The story of the flat-four engine begins in July of 1948. The Porsche 356 stood as the first vehicle under the Porsche brand, and its flat-four engine was only one unique feature it possessed. This vehicle won many contests: the 24 Hours of Le Mans, the 1000 Kilometers of Buenos Aires, the Mille Miglia, and many others. Our story continues with the 550 A Spyder in 1953, built to take full advantage of its engine with its lightweight design. The 550 won a spectacular victory at the 1956 Targa Florio, finishing fifteen minutes ahead of its competition with Umberto Maglioli and Huschke von Hanstein in the car.
A year later, there was another development. They took even more weight off the car and created the 718, which won consecutively at the Targa Florio in 1959 and 1960 in addition to reigning as the European Hill Climbing Champion for three years from 1958-1961. In 1963, Porsche combined the steel box frame of the Carrera GTS to a polymer body. This helped Antonio Pucci and Colin Davis win the 1964 Targa Florio after a tense and exciting race.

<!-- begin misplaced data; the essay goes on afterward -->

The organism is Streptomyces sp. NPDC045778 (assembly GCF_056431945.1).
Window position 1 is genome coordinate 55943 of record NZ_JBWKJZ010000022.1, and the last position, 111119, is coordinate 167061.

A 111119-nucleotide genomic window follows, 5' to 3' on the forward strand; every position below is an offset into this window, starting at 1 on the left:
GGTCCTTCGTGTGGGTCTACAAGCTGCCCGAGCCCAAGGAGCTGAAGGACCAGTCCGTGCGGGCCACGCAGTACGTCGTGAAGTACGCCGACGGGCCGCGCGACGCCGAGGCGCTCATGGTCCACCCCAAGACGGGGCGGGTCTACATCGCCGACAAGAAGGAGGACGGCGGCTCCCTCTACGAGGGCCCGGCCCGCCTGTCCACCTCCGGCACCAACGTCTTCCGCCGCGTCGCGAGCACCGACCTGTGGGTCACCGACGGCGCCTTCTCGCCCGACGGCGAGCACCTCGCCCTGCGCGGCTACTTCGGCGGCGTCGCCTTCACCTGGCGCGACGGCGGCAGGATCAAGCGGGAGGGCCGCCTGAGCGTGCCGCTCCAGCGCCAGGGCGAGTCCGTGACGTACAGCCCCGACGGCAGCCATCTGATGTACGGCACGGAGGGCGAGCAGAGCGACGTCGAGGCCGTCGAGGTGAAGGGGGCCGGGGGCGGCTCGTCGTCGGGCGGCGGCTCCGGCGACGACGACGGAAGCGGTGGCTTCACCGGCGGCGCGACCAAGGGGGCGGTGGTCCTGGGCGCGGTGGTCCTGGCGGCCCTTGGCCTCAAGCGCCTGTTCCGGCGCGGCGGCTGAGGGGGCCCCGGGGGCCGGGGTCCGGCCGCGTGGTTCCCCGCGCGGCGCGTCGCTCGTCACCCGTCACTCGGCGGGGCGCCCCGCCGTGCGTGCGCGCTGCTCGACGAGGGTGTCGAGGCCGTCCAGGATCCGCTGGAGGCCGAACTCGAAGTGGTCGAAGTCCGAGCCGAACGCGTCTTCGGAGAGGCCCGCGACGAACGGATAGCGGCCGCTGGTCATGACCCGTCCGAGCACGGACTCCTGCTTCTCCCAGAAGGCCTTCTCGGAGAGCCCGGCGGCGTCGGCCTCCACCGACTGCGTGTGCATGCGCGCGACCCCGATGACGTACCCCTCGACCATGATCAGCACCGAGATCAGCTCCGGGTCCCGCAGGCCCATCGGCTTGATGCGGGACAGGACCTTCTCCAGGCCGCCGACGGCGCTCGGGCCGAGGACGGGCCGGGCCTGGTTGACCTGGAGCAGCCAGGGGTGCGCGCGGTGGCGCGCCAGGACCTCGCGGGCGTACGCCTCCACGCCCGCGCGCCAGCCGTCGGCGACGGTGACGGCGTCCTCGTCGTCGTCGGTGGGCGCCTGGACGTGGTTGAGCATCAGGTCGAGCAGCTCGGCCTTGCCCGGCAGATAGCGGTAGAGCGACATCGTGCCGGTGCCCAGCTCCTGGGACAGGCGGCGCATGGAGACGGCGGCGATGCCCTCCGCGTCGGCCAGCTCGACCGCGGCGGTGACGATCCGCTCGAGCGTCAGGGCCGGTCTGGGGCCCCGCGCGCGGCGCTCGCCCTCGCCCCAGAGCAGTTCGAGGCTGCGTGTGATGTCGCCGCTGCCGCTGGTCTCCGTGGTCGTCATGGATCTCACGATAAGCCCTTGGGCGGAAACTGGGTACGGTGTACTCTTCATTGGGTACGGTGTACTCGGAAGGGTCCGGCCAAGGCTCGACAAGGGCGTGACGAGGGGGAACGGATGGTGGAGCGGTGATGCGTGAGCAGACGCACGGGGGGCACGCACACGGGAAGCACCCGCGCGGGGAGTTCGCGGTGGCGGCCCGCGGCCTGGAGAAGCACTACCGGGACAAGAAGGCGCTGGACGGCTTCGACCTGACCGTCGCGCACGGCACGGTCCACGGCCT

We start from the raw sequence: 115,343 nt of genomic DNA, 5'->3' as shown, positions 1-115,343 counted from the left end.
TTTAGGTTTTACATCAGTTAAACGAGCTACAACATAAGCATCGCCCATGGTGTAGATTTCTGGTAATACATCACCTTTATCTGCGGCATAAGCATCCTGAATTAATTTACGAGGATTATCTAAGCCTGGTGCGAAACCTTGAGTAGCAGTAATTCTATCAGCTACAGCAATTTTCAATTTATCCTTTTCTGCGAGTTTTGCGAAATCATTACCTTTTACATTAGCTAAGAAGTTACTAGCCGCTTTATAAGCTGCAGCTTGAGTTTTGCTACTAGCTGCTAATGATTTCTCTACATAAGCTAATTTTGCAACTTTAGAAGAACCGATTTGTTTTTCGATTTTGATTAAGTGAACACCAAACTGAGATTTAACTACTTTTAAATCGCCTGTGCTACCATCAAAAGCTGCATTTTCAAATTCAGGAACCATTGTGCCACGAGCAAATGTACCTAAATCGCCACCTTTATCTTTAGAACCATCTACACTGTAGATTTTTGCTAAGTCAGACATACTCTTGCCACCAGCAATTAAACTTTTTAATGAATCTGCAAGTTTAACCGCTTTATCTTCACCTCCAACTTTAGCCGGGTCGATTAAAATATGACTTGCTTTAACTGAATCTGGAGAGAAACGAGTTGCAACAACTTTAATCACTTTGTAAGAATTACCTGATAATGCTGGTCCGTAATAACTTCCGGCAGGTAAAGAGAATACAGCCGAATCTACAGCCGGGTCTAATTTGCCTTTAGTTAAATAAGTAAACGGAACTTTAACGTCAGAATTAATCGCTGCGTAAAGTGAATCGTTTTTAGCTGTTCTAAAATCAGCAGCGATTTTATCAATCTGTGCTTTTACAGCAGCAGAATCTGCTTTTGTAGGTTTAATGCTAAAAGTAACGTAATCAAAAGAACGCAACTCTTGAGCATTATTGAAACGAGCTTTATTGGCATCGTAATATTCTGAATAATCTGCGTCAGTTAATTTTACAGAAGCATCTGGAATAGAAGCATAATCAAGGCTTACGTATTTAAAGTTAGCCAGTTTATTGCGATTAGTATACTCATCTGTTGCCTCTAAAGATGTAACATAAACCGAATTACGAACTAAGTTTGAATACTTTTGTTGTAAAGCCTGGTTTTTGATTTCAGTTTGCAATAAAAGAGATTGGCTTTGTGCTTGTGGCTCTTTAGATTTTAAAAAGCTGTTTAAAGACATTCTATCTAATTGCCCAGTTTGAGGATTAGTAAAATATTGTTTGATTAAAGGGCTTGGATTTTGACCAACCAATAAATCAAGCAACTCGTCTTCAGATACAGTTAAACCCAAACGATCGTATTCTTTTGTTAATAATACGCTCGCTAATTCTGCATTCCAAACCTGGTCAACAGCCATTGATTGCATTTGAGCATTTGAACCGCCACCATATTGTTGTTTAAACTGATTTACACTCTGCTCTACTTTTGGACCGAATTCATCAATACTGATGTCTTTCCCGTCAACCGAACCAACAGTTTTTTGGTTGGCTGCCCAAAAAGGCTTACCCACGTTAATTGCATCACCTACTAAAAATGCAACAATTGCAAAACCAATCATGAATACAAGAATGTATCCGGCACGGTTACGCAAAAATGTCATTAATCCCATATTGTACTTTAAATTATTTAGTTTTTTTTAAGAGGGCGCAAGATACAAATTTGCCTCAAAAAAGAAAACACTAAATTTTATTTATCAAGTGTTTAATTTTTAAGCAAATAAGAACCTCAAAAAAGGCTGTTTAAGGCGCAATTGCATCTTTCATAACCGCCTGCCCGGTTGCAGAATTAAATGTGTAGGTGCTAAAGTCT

The Porsche 924 was made for endurance driving in 1976, the 944 followed it in 1981 with a smoother running engine, and, most recently, the Porsche 919 Hybrid achieved victory at the 2015 Le Mans after being forced to pull out the previous year due to mechanical problems. The flat-four engine was one of several unique features in Porsche’s models, including the PDK transmission.
The PDK Transmission
PDK transmissions are composed out of two gearboxes, which means they have two clutches. It features both manual and automatic modes. PDK allows for very swift gear changes without interrupting the power flow, improved acceleration compared to manual transmission, and fast response time. PDK also reduces fuel consumption and increases the user’s level of comfort.
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